Bears Den Hostel and Hiking Center, Bluemont, VA – Saturday, November 21, 2015 — Sometimes pop up projects just happen. The PATC supervisor of trails was jawing with Glenn, the Bears Den caretaker. “Ya got any work?” “Yup.” And so another adventure begins for the North District Hoodlums Trail Crew.
So there I was, minding my own business when in comes a “flash” email looking for volunteers for Saturday. Bears Den needs firewood and urgent repairs to one of its hiking trails. Who can come? Sawyers bring your chain saws. “Let’s rally!”
Now what can you say at a time like this? A chance to fire up my chainsaw… This is better than playing baseball in late October. Woah dude! Don’t ask twice I’m there. I love extra innings.
Fortunately we’ve had a prolonged indian summer here in the mid-Atlantic. Unfortunately we became way too comfortable with unseasonably warm weather.
Of course the weather pattern was going to hold. What was the chance it would be subfreezing Saturday morning … No need to guess. It was 26F according to my car when I pulled into the parking lot.
Everyone was shivering as we organized our work parties.
We had three sawyers and split into two parties while a larger crew marched off to repair a badly eroded trail.
The swampers got some help from one of two Scout troops camping on the Bears Den grounds. We were bucking the hazard trees a professional crew of arborists dropped earlier this summer as mentioned in this post: http://jfetig.com/2015/07/29/on-the-road/
Lunch is always better when enjoyed outside, especially since the temp jumped the shark back to early autumn.
Now to split the damn stuff. Fortunately, Glenn has a hydraulic splitter.
At the end of the day, we tramped down to Bears Den rocks for a zen moment Thus ended another Hoodlums excellent adventure.
Standing near the old apple orchard. The saw is for cutting logs used to construct waterbars and check dams. The red pants are Kevlar chainsaw chaps.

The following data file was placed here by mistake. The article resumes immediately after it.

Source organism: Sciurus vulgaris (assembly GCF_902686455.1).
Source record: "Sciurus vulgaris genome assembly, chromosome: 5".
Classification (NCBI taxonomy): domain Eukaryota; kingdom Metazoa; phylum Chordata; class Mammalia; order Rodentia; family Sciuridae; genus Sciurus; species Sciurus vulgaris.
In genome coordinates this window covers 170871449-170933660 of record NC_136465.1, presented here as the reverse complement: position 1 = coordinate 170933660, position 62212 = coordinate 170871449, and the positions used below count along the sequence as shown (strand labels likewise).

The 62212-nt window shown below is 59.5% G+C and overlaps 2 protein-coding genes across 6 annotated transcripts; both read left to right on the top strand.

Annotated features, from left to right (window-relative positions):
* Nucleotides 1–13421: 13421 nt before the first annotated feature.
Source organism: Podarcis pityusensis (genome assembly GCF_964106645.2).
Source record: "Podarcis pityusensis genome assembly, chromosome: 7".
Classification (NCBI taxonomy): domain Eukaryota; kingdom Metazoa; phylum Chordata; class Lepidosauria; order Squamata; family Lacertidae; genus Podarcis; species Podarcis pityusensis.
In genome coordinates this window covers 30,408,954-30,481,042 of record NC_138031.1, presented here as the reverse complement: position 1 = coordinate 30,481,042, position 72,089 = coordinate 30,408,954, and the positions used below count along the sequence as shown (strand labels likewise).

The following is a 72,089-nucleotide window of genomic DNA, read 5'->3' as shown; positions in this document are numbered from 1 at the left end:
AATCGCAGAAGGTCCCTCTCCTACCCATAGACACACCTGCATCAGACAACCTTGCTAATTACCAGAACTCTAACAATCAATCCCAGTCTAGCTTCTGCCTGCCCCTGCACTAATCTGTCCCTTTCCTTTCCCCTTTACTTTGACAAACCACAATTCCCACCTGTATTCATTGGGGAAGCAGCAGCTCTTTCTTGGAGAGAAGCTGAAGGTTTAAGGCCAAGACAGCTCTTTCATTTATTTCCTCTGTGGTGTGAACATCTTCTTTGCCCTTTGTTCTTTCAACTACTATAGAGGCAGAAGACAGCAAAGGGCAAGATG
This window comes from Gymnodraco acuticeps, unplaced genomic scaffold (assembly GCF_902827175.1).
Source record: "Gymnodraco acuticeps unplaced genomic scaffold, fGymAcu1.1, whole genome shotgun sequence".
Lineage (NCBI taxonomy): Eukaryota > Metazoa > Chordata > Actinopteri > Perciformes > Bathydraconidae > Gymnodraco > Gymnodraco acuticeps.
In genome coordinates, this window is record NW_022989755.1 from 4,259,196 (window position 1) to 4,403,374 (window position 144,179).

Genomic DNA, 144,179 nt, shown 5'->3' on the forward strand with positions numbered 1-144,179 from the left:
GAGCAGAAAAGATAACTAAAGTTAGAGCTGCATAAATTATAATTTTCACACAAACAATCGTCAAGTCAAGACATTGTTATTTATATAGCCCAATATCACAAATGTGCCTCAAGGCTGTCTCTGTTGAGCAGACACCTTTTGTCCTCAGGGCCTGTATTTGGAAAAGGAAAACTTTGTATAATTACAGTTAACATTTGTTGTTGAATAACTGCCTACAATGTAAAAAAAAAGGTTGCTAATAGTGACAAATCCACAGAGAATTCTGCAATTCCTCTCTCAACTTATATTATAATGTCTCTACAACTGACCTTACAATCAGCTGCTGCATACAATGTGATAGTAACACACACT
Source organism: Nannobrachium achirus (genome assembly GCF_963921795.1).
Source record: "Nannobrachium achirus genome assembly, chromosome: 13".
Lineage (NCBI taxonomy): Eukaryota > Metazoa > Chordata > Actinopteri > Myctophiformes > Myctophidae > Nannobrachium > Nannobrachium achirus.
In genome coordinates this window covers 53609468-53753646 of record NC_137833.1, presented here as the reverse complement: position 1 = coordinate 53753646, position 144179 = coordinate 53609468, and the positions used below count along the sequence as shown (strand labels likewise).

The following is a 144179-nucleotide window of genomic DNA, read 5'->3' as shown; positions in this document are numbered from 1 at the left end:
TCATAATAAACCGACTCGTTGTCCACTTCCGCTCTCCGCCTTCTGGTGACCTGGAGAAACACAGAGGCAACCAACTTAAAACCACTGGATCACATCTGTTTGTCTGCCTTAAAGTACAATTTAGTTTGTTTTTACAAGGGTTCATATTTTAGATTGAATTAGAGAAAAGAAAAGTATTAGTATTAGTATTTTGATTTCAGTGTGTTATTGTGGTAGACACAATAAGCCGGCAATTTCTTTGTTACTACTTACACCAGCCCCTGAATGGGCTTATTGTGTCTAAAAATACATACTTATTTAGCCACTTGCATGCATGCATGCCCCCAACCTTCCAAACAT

Shenandoah National Park, October 17 – 18, 2015 — Remember the secret word on Graucho Marx quiz show “You Bet Your Life?” https://en.wikipedia.org/wiki/You_Bet_Your_Life I have a new one for ya.
According to the Urban Dictionary, a “lumbersexual” is a Metro-sexual who has the need to hold on to some outdoor based rugged-ness, thus opting to keep a finely trimmed beard. Sometimes their wardrobe includes plaid flannel shirts and leather work boots. Well, this weekend was my best imitation – or maybe was I just testing my latest Halloween costume idea…
This was the final regularly scheduled Hoodlums work weekend of the year. I took a crew of four including myself on my AT section to finish the rehab started earlier this year.
My arrival was timed for dawn plus a few minutes to beat the traffic. It’s peak leaf season the the peepers cars clog Skyline Drive bumper to bumper for all 105 mikes if the park.
This morning it was 28F when those of us who camped at Indian Run popped out of our mummy bags. I slept toasty and warm. Hated to get up except that the thought of hot coffee twisted my arm.
I spent this morning inventorying all the erosion control structures on my trail section. Along its 1.3 mile length, it has 58 waterbars, 45 check dams, 3 swailes, 14 stone steps, 20 feet of stone retaining wall and one stone culvert.
The Appalachian Trail is administered by the National Park Service. it’s budget is based in part on the amount of infrastructure that must be maintained. All 2,189.2 miles of trail are being inventoried by its various overseers like me. I think they are going to count a lot of “stuff.”
Milam apples were the most common type grown in the area. Not sure these are those.
My trail skirts an old apple orchard that was part of a farm when the land was condemned to create the park. You can see were the bears have trampled the vegetation enroute to their Oktober Apfel Fest.
Autumn is slowly asserting itself. The colors are shifting from the the energy of spring toward the reds and greens of the Christmas season. Snow and a quiet winter sleep are just over the horizon.
For more on lumbersexuality see: http://www.thetimes.co.uk/tto/magazine/article4277725.ece